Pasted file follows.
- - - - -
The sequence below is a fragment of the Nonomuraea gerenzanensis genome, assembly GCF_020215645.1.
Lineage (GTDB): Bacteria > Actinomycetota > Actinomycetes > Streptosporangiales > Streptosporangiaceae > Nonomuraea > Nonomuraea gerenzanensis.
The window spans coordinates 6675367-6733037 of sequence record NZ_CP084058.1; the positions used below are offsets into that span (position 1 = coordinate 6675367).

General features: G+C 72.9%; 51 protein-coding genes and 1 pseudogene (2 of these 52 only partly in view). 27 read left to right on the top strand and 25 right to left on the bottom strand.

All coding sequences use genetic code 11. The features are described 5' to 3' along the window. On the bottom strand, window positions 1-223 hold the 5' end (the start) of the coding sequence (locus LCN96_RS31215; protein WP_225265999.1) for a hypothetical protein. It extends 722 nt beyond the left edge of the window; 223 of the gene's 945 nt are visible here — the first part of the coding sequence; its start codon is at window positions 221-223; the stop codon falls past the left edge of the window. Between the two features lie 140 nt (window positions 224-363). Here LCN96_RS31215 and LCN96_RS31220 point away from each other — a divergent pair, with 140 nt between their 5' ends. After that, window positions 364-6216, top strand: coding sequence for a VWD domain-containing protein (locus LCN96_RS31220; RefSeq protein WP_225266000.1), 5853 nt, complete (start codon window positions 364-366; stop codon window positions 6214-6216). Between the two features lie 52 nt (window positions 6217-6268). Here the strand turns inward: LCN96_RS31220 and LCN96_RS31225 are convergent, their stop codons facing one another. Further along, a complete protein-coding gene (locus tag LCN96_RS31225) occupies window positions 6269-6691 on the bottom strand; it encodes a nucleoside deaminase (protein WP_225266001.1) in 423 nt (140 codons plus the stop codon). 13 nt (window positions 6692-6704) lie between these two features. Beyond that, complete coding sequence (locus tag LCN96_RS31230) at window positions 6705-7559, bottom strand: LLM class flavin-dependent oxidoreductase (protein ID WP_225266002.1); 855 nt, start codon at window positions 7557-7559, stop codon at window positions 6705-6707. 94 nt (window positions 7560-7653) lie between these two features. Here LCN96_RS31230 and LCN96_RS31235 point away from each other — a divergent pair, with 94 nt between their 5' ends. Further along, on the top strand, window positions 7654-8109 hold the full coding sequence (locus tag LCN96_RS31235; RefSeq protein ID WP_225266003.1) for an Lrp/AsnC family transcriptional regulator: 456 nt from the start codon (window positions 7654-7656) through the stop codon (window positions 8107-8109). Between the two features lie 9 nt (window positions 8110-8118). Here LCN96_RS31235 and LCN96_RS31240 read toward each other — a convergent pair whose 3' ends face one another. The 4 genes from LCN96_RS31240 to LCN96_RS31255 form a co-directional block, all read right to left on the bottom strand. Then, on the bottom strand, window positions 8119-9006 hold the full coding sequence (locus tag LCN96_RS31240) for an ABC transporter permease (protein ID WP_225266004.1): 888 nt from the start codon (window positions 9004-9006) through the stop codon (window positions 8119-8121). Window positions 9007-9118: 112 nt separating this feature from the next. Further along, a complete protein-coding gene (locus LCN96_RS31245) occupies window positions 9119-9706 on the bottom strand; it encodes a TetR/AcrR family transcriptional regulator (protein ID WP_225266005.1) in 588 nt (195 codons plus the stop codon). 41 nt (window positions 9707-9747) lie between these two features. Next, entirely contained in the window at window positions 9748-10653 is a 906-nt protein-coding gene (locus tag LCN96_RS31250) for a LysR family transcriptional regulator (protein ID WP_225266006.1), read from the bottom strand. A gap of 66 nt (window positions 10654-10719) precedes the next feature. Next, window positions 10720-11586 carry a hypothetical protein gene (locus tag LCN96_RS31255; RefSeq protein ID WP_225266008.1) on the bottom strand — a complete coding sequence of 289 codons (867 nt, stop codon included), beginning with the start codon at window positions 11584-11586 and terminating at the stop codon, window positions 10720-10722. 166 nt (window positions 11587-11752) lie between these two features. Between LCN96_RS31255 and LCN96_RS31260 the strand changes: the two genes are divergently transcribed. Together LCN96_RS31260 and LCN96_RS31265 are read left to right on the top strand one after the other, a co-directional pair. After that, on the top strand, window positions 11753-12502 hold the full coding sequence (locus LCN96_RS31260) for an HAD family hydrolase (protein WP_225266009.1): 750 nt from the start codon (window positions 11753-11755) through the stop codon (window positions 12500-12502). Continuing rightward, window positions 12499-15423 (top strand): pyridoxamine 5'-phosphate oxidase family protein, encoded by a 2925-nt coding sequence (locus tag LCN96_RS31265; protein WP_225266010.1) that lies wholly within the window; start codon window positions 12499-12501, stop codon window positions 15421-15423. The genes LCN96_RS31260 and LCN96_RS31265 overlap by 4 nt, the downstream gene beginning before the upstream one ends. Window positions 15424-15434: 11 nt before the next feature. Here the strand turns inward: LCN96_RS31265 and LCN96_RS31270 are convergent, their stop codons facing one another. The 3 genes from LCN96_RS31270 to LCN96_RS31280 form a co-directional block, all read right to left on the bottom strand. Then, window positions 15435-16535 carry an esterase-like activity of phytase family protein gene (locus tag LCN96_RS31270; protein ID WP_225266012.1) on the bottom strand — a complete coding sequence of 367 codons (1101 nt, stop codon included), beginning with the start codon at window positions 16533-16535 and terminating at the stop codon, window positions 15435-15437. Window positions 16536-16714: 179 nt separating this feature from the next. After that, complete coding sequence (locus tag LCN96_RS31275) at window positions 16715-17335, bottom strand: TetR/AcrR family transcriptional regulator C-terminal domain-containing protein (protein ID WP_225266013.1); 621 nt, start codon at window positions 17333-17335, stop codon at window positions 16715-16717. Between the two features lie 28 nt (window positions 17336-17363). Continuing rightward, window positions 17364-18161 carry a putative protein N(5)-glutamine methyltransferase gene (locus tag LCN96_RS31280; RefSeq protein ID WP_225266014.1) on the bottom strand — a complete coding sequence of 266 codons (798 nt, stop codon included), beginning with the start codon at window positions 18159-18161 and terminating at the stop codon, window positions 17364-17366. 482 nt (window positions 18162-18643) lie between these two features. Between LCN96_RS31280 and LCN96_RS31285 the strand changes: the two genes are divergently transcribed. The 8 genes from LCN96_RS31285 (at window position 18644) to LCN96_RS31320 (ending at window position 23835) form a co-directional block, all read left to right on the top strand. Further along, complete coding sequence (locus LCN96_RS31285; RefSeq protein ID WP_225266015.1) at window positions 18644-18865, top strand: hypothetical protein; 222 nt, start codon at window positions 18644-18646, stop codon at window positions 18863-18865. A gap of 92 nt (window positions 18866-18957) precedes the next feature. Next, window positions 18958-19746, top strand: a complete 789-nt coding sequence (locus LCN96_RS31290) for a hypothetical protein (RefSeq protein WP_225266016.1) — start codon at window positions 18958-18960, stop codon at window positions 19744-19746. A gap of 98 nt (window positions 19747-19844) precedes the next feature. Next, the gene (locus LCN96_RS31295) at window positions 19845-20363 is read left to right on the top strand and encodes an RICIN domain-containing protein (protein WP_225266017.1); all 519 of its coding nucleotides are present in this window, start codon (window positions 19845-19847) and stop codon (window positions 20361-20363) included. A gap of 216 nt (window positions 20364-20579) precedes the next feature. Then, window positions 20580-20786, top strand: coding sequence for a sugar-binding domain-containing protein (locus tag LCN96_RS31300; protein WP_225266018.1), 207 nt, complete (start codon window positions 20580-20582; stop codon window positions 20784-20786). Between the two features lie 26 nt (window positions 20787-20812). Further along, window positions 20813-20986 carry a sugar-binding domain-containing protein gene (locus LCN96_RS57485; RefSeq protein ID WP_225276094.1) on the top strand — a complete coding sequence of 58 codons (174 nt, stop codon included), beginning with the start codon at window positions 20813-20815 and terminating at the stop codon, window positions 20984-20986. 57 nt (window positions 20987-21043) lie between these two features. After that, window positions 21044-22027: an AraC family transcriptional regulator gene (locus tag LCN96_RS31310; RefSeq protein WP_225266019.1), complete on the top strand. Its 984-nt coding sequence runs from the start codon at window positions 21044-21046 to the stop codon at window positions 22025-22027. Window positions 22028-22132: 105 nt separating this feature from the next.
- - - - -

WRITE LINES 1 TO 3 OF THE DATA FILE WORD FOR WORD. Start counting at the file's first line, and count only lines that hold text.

The sequence below is a fragment of the Nonomuraea gerenzanensis genome, assembly GCF_020215645.1.
Lineage (GTDB): Bacteria > Actinomycetota > Actinomycetes > Streptosporangiales > Streptosporangiaceae > Nonomuraea > Nonomuraea gerenzanensis.
The window spans coordinates 6675367-6733037 of sequence record NZ_CP084058.1; the positions used below are offsets into that span (position 1 = coordinate 6675367).